Fisheries Reform

A Vision for European Fisheries

 / ©: WWF-Canon / Quentin BATES
Fisheries Subsidies - Will the EU turn its back on the 2002 Reforms?
© WWF-Canon / Quentin BATES
The CFP is characterised as one of EU’s public policy failures. Fish stocks around the world are in trouble but the EU faces real disaster. More than 80% of the commercial fish stocks in Europe are overfished compared to 25% estimated to be the global average.
Poor fisheries management – with quotas set too high, disregard of the scientific advice, indiscriminate gear, insufficient control and enforcement, along with too many boats fishing on too few fish – continue to put the Baltic Sea and its fishing communities at risk.

Funds provided by the European Union have contributed to this problem by increasing its already excessive fishing capacity instead of adjusting the fleet to an appropriate size. This is not only a problem for the fish stocks struggling for survival; it is an equally serious problem for the fishermen who see the profitability of their trade going down every year.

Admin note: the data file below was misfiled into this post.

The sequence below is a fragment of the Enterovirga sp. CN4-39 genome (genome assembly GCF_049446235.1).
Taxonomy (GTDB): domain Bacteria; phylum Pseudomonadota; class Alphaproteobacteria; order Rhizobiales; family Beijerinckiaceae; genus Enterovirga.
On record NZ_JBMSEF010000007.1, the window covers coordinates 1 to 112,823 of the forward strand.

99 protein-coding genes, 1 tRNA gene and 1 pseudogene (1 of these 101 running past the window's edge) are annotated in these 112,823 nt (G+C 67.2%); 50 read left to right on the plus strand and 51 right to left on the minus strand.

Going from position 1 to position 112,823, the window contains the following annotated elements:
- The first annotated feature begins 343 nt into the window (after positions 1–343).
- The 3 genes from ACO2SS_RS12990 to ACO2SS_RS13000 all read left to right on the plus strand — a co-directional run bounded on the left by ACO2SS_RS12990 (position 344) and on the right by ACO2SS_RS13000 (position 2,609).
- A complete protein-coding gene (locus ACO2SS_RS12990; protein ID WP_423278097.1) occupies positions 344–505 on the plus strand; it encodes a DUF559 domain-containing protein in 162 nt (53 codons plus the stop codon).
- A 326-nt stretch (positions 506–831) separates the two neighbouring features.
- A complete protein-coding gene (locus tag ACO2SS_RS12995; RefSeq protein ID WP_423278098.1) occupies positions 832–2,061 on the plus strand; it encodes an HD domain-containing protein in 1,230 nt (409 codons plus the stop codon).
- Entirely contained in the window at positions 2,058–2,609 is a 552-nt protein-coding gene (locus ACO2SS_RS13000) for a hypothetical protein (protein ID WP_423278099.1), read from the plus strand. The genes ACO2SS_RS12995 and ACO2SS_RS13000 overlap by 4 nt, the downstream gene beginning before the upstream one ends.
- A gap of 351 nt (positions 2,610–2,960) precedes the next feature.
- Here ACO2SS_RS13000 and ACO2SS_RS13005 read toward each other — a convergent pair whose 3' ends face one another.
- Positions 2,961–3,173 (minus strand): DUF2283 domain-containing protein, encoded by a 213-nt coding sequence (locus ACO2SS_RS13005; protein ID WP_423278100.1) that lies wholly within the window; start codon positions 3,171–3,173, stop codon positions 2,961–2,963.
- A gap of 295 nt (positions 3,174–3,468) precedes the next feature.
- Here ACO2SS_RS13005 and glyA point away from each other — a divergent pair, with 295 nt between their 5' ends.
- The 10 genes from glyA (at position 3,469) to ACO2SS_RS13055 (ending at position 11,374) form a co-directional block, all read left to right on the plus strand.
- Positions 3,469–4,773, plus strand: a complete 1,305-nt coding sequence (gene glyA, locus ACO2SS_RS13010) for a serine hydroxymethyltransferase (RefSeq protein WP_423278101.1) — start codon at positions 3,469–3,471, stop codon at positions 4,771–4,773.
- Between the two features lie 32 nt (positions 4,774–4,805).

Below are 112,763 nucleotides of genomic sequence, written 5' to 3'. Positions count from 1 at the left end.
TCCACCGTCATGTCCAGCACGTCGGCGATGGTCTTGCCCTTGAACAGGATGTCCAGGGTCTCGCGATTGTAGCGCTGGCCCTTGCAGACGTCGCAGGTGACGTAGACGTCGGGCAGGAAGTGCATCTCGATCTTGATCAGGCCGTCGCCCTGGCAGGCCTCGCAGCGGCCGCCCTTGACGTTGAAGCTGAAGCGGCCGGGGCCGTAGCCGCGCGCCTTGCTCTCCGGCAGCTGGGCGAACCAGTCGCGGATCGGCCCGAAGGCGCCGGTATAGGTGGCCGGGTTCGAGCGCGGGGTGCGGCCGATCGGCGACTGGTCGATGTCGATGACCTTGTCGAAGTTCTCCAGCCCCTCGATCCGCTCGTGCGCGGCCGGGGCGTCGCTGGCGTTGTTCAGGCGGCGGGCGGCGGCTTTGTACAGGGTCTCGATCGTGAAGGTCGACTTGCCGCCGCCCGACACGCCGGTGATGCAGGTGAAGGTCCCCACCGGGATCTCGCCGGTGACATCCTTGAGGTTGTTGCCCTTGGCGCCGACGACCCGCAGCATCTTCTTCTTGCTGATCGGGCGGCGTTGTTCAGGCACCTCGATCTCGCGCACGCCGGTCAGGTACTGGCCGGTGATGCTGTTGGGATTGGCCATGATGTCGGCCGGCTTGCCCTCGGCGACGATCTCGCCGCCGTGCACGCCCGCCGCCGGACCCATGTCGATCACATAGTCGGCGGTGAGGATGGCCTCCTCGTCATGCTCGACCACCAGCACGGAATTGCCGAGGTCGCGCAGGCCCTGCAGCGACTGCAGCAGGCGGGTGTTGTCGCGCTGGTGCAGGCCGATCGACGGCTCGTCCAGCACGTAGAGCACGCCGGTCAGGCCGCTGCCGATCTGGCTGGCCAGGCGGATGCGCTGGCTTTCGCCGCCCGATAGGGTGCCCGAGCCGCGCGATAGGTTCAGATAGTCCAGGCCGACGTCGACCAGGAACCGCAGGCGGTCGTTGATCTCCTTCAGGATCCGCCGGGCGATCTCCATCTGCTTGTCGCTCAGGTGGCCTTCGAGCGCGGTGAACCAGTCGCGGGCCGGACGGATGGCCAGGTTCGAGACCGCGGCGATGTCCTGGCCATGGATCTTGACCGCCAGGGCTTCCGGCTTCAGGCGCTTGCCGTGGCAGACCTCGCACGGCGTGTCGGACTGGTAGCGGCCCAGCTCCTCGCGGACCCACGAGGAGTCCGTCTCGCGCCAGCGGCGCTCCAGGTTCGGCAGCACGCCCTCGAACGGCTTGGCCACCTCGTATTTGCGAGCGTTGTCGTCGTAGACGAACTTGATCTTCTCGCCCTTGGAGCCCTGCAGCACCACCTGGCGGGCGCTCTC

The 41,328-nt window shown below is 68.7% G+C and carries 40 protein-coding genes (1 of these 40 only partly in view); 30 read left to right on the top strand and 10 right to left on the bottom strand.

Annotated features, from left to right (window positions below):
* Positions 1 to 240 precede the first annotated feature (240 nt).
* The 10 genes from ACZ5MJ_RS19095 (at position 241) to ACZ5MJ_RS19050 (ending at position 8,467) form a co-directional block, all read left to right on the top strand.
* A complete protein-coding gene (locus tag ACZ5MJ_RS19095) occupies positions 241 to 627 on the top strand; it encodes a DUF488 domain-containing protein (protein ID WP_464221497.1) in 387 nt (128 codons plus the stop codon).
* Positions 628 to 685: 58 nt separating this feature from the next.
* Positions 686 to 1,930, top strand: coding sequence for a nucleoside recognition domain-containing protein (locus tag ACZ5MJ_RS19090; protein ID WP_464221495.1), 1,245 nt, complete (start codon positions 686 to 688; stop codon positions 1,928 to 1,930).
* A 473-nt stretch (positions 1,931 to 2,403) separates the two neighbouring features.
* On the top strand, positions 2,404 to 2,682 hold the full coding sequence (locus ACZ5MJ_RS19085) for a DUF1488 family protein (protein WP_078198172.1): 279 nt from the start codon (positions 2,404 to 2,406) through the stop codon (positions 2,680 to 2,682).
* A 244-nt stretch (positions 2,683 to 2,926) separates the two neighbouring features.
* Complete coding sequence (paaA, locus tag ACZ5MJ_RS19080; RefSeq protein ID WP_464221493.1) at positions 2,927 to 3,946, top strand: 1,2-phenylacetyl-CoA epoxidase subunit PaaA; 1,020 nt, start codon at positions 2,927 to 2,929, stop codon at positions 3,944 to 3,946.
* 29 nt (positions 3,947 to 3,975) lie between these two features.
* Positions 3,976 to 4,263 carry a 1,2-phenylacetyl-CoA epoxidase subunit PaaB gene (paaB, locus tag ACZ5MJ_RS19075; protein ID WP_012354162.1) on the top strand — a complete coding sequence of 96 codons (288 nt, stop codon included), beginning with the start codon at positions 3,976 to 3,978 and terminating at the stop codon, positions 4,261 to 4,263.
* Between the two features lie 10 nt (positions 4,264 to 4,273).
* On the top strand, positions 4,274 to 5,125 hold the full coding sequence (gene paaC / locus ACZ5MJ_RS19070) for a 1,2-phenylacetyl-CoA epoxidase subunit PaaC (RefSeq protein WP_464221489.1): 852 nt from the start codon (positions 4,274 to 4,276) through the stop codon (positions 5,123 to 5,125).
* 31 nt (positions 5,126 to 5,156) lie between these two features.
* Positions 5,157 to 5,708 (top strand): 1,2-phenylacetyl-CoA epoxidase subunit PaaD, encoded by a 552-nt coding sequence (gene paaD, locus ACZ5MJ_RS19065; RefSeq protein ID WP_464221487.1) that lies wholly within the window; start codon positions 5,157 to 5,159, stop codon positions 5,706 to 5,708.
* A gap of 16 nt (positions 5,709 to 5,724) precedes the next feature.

To turn the tide in the Baltic Sea fisheries, the new Common Fisheries Policy should:
  • promote, develop and implement rights-based management tools – systems that offer fishermen user rights to help bring capacity in line with fishing opportunities.
  • guarantee that EU countries that fail to bring down their fleet capacity would have their fishing opportunities reduced.
  • eliminate harmful subsidies and redirect tax payers’ resources to improving fisheries management, research and controls.
The coming reform of the EU Common Fisheries Policy offers us a unique opportunity to fix our past mistakes. Now is the time to make the changes we need, to restore our fisheries before it is too late.

A Vision for European Fisheries Reform

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